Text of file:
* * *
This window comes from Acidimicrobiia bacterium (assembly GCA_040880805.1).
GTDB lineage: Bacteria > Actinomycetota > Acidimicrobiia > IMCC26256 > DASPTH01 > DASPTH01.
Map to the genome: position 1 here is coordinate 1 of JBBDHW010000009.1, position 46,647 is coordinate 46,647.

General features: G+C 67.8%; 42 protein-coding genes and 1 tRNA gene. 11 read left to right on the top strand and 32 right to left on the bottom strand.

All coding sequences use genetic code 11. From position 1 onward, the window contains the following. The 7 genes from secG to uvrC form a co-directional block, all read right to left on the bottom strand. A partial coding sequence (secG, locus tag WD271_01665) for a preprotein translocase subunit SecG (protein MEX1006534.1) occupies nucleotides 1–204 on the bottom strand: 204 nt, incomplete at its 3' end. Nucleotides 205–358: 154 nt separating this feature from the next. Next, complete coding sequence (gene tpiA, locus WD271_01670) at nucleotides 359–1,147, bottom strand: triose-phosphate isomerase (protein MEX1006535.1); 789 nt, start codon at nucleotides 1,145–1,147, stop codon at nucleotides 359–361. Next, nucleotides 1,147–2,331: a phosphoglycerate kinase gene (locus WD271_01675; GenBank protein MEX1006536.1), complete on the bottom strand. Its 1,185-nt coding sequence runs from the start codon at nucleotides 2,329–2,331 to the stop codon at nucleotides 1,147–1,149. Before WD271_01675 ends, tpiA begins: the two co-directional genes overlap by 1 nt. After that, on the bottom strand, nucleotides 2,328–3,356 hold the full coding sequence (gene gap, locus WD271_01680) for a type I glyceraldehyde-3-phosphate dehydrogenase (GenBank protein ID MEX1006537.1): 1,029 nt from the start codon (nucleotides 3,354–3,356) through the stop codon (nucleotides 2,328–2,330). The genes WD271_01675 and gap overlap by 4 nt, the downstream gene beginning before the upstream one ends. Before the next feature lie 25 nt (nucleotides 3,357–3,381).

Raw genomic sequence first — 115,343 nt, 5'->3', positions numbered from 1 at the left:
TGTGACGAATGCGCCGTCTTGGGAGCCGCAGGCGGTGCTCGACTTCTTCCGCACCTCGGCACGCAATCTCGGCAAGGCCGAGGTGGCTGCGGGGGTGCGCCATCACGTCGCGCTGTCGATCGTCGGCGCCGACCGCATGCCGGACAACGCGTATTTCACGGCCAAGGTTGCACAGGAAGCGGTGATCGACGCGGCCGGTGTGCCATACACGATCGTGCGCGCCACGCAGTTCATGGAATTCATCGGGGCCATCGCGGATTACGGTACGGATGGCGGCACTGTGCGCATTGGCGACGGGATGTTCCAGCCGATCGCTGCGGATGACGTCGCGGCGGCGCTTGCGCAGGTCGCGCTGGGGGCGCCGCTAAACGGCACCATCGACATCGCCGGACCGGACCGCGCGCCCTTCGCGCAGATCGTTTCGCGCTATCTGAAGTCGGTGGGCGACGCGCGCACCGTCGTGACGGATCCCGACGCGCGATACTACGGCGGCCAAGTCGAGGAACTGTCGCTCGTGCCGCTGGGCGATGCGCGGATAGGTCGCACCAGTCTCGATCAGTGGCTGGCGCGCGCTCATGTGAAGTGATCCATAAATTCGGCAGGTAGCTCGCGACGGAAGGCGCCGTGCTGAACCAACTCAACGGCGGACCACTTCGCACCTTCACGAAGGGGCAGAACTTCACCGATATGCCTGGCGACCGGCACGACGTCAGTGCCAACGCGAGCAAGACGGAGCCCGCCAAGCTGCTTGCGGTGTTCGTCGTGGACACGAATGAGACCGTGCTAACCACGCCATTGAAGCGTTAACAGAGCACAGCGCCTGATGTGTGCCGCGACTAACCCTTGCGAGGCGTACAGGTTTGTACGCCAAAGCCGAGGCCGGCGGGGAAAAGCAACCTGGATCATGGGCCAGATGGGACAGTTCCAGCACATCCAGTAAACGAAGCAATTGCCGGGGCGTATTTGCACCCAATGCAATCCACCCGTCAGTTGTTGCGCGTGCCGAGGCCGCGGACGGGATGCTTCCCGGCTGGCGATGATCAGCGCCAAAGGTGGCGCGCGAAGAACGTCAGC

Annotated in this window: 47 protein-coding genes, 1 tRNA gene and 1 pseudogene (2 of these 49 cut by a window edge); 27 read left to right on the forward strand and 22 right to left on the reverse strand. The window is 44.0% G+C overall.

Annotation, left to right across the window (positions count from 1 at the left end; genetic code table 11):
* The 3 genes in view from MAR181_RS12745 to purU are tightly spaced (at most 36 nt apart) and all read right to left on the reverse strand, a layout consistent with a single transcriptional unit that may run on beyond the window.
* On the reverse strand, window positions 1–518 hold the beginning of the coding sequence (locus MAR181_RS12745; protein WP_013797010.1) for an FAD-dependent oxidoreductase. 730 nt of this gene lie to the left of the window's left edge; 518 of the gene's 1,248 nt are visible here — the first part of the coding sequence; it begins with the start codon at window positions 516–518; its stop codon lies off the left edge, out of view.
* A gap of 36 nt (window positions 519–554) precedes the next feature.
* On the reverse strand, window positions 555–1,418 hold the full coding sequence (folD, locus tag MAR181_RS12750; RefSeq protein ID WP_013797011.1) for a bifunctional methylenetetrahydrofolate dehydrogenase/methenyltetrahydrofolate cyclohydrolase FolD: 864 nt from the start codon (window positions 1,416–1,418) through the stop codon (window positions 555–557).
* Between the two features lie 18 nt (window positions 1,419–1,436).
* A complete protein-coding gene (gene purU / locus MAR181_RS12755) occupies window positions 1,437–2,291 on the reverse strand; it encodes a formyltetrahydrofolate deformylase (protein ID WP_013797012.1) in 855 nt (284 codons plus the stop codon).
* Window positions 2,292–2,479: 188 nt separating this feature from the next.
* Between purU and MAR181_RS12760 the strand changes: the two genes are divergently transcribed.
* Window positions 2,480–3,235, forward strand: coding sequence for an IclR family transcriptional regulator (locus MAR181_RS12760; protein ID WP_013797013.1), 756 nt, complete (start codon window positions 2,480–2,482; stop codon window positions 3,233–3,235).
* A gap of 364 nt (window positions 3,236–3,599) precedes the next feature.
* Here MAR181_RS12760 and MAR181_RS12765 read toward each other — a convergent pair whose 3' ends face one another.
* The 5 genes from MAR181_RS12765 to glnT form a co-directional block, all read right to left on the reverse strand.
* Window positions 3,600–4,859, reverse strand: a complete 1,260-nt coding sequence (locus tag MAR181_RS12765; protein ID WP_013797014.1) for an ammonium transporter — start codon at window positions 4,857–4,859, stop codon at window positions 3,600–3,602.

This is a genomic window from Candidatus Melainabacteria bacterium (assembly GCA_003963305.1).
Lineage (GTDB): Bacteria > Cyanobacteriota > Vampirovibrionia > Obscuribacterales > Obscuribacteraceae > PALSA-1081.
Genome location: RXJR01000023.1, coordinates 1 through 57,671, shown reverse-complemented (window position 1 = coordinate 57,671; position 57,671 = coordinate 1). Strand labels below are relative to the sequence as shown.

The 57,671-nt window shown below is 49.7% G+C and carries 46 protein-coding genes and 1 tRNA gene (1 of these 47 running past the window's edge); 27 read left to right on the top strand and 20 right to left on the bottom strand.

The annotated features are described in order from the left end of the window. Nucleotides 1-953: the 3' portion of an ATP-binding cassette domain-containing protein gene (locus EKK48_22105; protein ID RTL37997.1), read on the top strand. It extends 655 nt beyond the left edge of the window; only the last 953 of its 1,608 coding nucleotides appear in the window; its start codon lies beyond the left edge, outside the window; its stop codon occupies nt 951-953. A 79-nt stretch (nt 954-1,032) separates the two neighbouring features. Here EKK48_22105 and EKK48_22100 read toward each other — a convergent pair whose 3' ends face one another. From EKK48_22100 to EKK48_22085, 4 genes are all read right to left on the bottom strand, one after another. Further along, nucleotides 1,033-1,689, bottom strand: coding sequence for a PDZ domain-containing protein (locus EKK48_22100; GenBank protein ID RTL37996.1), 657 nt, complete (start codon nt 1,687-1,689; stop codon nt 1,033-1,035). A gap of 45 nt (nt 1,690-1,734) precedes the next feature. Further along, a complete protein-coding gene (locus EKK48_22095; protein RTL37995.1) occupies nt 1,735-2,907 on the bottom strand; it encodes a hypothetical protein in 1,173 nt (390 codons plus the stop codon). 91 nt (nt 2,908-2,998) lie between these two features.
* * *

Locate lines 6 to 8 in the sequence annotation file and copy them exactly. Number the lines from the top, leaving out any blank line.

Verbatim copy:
Raw genomic sequence first — 115,343 nt, 5'->3', positions numbered from 1 at the left:
TGTGACGAATGCGCCGTCTTGGGAGCCGCAGGCGGTGCTCGACTTCTTCCGCACCTCGGCACGCAATCTCGGCAAGGCCGAGGTGGCTGCGGGGGTGCGCCATCACGTCGCGCTGTCGATCGTCGGCGCCGACCGCATGCCGGACAACGCGTATTTCACGGCCAAGGTTGCACAGGAAGCGGTGATCGACGCGGCCGGTGTGCCATACACGATCGTGCGCGCCACGCAGTTCATGGAATTCATCGGGGCCATCGCGGATTACGGTACGGATGGCGGCACTGTGCGCATTGGCGACGGGATGTTCCAGCCGATCGCTGCGGATGACGTCGCGGCGGCGCTTGCGCAGGTCGCGCTGGGGGCGCCGCTAAACGGCACCATCGACATCGCCGGACCGGACCGCGCGCCCTTCGCGCAGATCGTTTCGCGCTATCTGAAGTCGGTGGGCGACGCGCGCACCGTCGTGACGGATCCCGACGCGCGATACTACGGCGGCCAAGTCGAGGAACTGTCGCTCGTGCCGCTGGGCGATGCGCGGATAGGTCGCACCAGTCTCGATCAGTGGCTGGCGCGCGCTCATGTGAAGTGATCCATAAATTCGGCAGGTAGCTCGCGACGGAAGGCGCCGTGCTGAACCAACTCAACGGCGGACCACTTCGCACCTTCACGAAGGGGCAGAACTTCACCGATATGCCTGGCGACCGGCACGACGTCAGTGCCAACGCGAGCAAGACGGAGCCCGCCAAGCTGCTTGCGGTGTTCGTCGTGGACACGAATGAGACCGTGCTAACCACGCCATTGAAGCGTTAACAGAGCACAGCGCCTGATGTGTGCCGCGACTAACCCTTGCGAGGCGTACAGGTTTGTACGCCAAAGCCGAGGCCGGCGGGGAAAAGCAACCTGGATCATGGGCCAGATGGGACAGTTCCAGCACATCCAGTAAACGAAGCAATTGCCGGGGCGTATTTGCACCCAATGCAATCCACCCGTCAGTTGTTGCGCGTGCCGAGGCCGCGGACGGGATGCTTCCCGGCTGGCGATGATCAGCGCCAAAGGTGGCGCGCGAAGAACGTCAGC

Annotated in this window: 47 protein-coding genes, 1 tRNA gene and 1 pseudogene (2 of these 49 cut by a window edge); 27 read left to right on the forward strand and 22 right to left on the reverse strand. The window is 44.0% G+C overall.